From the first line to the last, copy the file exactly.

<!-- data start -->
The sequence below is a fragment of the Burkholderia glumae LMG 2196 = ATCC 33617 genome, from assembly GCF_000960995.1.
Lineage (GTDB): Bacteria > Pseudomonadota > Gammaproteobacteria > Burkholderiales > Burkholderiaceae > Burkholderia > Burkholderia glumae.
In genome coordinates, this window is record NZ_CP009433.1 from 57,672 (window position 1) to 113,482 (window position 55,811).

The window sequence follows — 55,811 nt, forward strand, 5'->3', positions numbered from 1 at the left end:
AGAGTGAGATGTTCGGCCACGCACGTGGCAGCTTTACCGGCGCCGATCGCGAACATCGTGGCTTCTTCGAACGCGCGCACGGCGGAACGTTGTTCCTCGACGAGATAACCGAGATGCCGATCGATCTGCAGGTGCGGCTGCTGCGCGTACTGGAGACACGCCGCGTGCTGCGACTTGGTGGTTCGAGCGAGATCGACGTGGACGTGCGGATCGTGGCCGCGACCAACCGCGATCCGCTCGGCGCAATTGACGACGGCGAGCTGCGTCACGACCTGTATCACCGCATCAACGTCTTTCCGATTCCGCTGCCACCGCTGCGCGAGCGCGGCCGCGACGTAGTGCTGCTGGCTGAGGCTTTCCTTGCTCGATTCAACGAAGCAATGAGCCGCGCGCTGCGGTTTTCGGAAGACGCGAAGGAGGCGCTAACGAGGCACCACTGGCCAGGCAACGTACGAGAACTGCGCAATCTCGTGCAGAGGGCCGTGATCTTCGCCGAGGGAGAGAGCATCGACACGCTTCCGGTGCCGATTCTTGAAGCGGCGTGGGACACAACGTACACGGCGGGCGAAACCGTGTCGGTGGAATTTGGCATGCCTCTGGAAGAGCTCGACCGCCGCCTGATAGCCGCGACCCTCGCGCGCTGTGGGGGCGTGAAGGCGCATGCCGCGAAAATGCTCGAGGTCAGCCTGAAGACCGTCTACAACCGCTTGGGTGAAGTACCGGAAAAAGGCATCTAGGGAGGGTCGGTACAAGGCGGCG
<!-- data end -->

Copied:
The sequence below is a fragment of the Burkholderia glumae LMG 2196 = ATCC 33617 genome, from assembly GCF_000960995.1.
Lineage (GTDB): Bacteria > Pseudomonadota > Gammaproteobacteria > Burkholderiales > Burkholderiaceae > Burkholderia > Burkholderia glumae.
In genome coordinates, this window is record NZ_CP009433.1 from 57,672 (window position 1) to 113,482 (window position 55,811).

The window sequence follows — 55,811 nt, forward strand, 5'->3', positions numbered from 1 at the left end:
AGAGTGAGATGTTCGGCCACGCACGTGGCAGCTTTACCGGCGCCGATCGCGAACATCGTGGCTTCTTCGAACGCGCGCACGGCGGAACGTTGTTCCTCGACGAGATAACCGAGATGCCGATCGATCTGCAGGTGCGGCTGCTGCGCGTACTGGAGACACGCCGCGTGCTGCGACTTGGTGGTTCGAGCGAGATCGACGTGGACGTGCGGATCGTGGCCGCGACCAACCGCGATCCGCTCGGCGCAATTGACGACGGCGAGCTGCGTCACGACCTGTATCACCGCATCAACGTCTTTCCGATTCCGCTGCCACCGCTGCGCGAGCGCGGCCGCGACGTAGTGCTGCTGGCTGAGGCTTTCCTTGCTCGATTCAACGAAGCAATGAGCCGCGCGCTGCGGTTTTCGGAAGACGCGAAGGAGGCGCTAACGAGGCACCACTGGCCAGGCAACGTACGAGAACTGCGCAATCTCGTGCAGAGGGCCGTGATCTTCGCCGAGGGAGAGAGCATCGACACGCTTCCGGTGCCGATTCTTGAAGCGGCGTGGGACACAACGTACACGGCGGGCGAAACCGTGTCGGTGGAATTTGGCATGCCTCTGGAAGAGCTCGACCGCCGCCTGATAGCCGCGACCCTCGCGCGCTGTGGGGGCGTGAAGGCGCATGCCGCGAAAATGCTCGAGGTCAGCCTGAAGACCGTCTACAACCGCTTGGGTGAAGTACCGGAAAAAGGCATCTAGGGAGGGTCGGTACAAGGCGGCG